CO is a stronger ligand than NH3 for many metals why?
According to Ligand field theory ; the π-acceptor ligands are the stronger ligand and the π-donating ligand is a weak field ligand. here, we know that NH3 is a π-donor in comparison to the CO which is a π-acceptor ligand
In case of CO ;
It not only contain lone pair of electrons but also have vacant π or π* -orbitals. So, it works as π-acceptor and it forms a σ-bond with metal atoms by donating the lone electron pair and at the same time it also forms a π-bond by accepting electrons from the filled metal orbitals.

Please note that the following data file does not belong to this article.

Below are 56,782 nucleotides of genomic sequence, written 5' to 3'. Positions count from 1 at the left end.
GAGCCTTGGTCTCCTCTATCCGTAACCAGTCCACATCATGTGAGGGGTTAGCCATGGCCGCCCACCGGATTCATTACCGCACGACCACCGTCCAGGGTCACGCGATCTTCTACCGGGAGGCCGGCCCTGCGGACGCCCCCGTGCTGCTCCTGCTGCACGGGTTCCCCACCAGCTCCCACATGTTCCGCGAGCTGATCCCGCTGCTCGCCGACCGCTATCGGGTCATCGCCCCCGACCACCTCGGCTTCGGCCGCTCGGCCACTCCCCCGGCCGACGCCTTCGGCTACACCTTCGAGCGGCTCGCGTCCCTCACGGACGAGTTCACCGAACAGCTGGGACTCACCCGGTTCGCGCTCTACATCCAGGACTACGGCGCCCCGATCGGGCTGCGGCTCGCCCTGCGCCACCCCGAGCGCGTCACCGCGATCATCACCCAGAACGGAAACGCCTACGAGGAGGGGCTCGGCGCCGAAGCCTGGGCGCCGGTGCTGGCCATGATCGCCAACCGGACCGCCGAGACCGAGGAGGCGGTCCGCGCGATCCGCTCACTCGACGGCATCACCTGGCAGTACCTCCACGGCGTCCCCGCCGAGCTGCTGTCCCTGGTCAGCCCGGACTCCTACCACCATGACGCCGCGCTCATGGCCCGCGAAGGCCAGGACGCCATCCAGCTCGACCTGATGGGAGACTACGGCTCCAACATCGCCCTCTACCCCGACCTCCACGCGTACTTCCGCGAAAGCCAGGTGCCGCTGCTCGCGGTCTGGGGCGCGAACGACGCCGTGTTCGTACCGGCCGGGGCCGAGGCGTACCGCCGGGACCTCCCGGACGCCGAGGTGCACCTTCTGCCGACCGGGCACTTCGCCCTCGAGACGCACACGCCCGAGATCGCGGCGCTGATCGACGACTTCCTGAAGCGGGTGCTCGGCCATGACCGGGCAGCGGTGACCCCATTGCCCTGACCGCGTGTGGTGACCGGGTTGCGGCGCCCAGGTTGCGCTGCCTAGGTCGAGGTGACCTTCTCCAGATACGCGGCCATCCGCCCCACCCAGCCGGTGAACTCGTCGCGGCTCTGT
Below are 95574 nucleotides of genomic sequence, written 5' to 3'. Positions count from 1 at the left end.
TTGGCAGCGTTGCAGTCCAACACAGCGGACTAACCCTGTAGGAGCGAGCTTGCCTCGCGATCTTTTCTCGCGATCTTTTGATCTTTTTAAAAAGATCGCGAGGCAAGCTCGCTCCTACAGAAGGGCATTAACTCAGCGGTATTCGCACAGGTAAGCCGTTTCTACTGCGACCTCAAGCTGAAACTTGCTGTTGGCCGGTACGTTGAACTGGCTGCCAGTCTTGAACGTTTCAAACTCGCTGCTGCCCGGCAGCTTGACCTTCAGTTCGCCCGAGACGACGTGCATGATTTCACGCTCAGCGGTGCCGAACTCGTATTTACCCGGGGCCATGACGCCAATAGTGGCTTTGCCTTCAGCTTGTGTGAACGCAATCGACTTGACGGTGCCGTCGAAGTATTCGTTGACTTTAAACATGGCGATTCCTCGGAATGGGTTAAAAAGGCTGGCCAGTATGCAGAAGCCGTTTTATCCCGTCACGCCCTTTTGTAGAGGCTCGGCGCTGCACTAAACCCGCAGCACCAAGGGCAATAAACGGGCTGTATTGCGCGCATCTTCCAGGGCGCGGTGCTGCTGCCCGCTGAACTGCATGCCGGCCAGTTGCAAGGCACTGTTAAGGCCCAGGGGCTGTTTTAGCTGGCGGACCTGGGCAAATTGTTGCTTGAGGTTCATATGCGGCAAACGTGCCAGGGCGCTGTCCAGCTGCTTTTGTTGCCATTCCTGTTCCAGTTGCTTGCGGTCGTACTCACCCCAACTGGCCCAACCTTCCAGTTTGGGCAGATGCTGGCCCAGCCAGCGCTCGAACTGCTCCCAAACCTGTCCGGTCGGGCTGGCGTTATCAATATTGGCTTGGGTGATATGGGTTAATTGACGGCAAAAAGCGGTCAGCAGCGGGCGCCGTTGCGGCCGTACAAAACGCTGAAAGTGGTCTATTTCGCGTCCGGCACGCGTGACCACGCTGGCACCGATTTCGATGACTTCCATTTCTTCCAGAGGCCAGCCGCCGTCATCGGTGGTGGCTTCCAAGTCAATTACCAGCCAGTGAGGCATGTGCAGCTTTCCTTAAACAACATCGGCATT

Hence, when CO approaches to an octahedral field, it has an unoccupied π-orbitals at energies greater than the metal dxy ,dxz , and dyz orbitals .
So the mixing of both occurs to form π and π* orbitals, where the π* orbitals are localized on ligands and not on the metal so the nonbonding d-orbitals before reaction, now become π orbitals which increases crystal field stabilizing energy Δo .
Now, if Δo is gighers so the CO will be called as strong field ligand while in case of π-donor ligand like NH3 , the process is reversed and the value of Δo becomes lower so they behave as weak ligand, because the π -orbitals are occupied in this case.
For diagrammatic representation: